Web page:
home   :    index    :    Judaea    :    Messiah    :    article by Jona Lendering

Messiah (6)

Coin of Bar Kochba, showing the Temple with a star on the roof and the Ark of the Covenant. British Museum, London (Britain). Photo Jona Lendering.
 Coin of Simon ben Kosiba, showing the Temple with the Messianic star on the roof and the Ark of the Covenant inside (British Museum)
The Hebrew word mšah means 'anointed one' and may  indicate Jewish priests, prophets and  kings. During the sixth century BCE, the exiled Jews in Babylonia started to hope for a special Anointed One who was to bring them home; several written prophecies were fulfilled when the Persian king Cyrus the Great did in fact allow them to return. In the second century BCE, the Jews were again suffering from repression, and the old prophecies became relevant again. Some people were looking forward to a military leader who would defeat the Seleucid or Roman enemies and establish an independent Jewish kingdom; others, like the author of the Psalms of Solomon, stated that the Messiah was a charismatic teacher who gave the correct interpretation of Mosaic law, was to restore Israel and would judge mankind. Jesus of Nazareth was considered a Messiah; a century later, Simon bar Kochba. The idea of an eschatological king has been present in Judaism ever since.
The Messianic Psalms
Micah and Isaiah
From Josiah to Cyrus
The Maccabaean revolt
The Messiah as military leader
The Messiah as sage
The Messiah as high-priest
The 'prophet like Moses'
Balaam's prophecy
The 'son of'-titles
Other titles
The two Messiahs of Qumran
Messianic expectations
Catastrophic messianism
The eschatological king
From Messiah to Christ


The Maccabaean revolt

After Cyrus the Great had taken Babylon (in 539 BCE), the Jewish elite returned from exile and during the fifth century, the Jews rebuilt the Temple at Jerusalem. They were loyal subjects of the Achaemenid empire. After all, the Persian governor, probably a Zoroastrian monotheist, and the high-priest must have agreed on many points.

However, this peace was not to last for ever. In 337, a Greek-Macedonian army led by king Philip attacked the Persians, and his son Alexander the Great, who inherited the war, brought down the Achaemenid empire. Judah now became part of the Greek world. To be more precise: after the death of the great conqueror, it became part of the kingdom that one of Alexander's generals, Ptolemy I Soter, had created for himself in Egypt and the Levant. His descendants, the Ptolemies, continued to rule Egypt, but had to defend the Jewish territories against attacks from another Greek kingdom in the old Achaemenid empire: the Seleucid kingdom, which occupied modern Turkey, Syria, Iraq and Iran. In 200, the Seleucids became the new masters of Jerusalem and Judah.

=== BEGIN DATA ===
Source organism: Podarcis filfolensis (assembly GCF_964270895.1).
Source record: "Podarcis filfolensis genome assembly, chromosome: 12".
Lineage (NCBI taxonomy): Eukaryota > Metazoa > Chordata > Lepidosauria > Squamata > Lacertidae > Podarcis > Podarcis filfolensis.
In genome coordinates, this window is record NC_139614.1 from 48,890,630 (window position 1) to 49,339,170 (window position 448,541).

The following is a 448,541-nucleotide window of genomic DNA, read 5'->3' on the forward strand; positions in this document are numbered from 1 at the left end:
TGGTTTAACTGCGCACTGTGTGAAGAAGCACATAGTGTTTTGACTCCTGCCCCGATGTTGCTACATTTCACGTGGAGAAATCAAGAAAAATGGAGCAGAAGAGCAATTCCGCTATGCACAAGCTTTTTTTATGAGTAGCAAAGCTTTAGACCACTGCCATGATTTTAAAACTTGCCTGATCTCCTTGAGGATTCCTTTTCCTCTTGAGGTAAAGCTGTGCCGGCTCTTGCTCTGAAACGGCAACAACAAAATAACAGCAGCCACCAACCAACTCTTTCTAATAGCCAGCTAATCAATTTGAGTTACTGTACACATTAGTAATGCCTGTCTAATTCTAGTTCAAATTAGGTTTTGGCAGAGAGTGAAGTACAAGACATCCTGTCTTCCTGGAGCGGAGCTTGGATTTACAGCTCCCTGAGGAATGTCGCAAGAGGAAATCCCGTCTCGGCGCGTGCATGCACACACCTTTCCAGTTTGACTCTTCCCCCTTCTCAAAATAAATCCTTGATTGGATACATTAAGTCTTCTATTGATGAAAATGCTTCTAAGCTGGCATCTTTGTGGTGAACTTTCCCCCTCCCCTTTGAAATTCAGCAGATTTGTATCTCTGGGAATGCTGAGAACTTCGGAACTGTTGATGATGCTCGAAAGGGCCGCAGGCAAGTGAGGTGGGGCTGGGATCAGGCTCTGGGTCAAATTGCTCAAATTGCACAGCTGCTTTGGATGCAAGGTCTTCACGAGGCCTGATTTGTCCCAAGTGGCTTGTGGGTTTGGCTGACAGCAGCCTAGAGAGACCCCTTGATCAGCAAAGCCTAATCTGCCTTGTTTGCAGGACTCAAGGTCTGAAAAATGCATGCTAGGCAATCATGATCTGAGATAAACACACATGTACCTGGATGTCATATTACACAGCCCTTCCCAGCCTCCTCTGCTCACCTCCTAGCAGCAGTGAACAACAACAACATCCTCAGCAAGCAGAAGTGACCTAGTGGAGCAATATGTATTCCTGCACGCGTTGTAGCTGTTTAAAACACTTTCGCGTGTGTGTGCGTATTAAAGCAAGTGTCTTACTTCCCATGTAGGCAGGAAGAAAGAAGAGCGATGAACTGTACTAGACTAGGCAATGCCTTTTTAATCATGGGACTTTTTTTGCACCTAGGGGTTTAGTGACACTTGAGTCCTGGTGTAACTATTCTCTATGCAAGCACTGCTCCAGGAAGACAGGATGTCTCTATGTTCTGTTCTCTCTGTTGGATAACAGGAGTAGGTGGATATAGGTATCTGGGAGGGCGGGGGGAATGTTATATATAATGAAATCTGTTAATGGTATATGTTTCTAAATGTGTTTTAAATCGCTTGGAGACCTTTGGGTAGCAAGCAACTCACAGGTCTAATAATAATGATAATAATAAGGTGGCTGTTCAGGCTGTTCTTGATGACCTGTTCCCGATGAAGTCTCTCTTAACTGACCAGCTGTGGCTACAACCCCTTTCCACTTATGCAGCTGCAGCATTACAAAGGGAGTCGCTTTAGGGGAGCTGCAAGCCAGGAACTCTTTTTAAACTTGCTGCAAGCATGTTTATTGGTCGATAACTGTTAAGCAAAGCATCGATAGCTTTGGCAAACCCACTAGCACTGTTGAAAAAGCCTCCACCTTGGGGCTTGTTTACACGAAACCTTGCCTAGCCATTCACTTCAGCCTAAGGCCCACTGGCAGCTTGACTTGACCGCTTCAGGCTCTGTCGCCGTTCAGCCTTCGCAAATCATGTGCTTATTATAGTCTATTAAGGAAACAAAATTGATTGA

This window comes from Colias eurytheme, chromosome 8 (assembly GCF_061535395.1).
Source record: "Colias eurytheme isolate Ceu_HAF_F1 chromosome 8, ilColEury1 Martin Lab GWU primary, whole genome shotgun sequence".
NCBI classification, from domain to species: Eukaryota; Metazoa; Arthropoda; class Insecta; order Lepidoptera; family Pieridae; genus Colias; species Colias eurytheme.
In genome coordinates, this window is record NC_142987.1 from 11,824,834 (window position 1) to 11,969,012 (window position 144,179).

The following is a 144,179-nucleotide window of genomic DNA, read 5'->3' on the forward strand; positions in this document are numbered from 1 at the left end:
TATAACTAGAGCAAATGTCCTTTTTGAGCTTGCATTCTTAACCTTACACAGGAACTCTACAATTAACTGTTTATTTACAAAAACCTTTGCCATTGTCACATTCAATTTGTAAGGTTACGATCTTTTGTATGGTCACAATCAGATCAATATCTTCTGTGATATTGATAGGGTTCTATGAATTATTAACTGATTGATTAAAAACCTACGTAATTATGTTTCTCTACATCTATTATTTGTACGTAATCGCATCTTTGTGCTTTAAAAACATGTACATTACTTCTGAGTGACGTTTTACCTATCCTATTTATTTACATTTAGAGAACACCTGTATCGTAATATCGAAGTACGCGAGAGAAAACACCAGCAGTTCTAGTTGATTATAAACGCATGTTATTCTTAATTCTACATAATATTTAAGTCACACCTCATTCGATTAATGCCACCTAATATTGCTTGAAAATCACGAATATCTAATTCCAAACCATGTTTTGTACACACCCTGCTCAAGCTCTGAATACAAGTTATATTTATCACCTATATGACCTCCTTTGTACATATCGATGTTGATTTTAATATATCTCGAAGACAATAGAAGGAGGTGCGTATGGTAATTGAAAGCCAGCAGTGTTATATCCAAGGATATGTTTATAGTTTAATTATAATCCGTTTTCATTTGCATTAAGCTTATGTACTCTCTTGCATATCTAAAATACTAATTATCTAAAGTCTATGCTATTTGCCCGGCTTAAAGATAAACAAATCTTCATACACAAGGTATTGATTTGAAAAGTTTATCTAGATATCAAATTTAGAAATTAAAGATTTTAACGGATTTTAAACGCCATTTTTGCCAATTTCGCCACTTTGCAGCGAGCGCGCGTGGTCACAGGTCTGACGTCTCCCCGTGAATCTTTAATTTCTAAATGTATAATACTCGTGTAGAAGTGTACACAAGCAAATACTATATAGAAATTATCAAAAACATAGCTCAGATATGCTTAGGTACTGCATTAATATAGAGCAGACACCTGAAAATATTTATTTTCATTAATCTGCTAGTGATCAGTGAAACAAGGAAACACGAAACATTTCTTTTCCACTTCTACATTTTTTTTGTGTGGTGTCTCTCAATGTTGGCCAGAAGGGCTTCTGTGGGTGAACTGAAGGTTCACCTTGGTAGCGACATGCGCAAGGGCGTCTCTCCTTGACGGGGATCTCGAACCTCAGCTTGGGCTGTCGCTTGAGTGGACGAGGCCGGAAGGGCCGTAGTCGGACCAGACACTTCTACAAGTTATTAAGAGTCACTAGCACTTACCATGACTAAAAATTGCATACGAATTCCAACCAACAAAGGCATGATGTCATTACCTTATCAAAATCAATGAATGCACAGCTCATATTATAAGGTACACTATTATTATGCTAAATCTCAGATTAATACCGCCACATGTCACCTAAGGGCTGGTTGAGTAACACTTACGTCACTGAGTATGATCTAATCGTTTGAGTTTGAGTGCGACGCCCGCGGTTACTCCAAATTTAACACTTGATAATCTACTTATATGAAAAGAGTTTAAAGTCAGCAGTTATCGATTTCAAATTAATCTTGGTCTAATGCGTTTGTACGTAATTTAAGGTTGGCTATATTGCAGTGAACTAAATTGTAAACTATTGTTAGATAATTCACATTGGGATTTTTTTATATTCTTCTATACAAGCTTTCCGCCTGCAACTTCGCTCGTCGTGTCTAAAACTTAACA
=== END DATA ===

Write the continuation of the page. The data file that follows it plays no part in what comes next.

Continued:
Under the Ptolemaean and Seleucid kings, Judah was exposed to the Greek culture, which was polytheistic and therefore more foreign than the Persian civilization had been. Nonetheless, several cities were rebuilt in Greek fashion and many Jews accepted the Greek way of life. For example, a high-priest named Jesus wanted to be called Jason. He also built a gymnasium and an ephebeion in Jerusalem, Greek institutions that made more than one pious Jew feel uneasy. Even worse, Jewish athletes took part in the Tyrian games, which were organized to honor the god Melqart-Heracles.

Ancient-Warfare.com, the online home of Ancient Warfare magazine
Coin of Antiochus IV Epiphanes.
Antiochus IV Ephiphanes

All this created great disquiet among the orthodox Jews, who were called Chasidim, 'the pious ones'. In 168, serious riots broke out when the Jews heard that the Seleucid king Antiochus IV Epiphanes (175-164) had died during a campaign in Egypt. At the same time, the high-priest Jason and his rival Menelaus started a civil war. Antiochus king sent a peace-enforcing army, which took Jerusalem and built a military settlement. Because the soldiers needed a sanctuary to perform their religious duties, the Jerusalem temple was rededicated to the Olympian Zeus (December 168).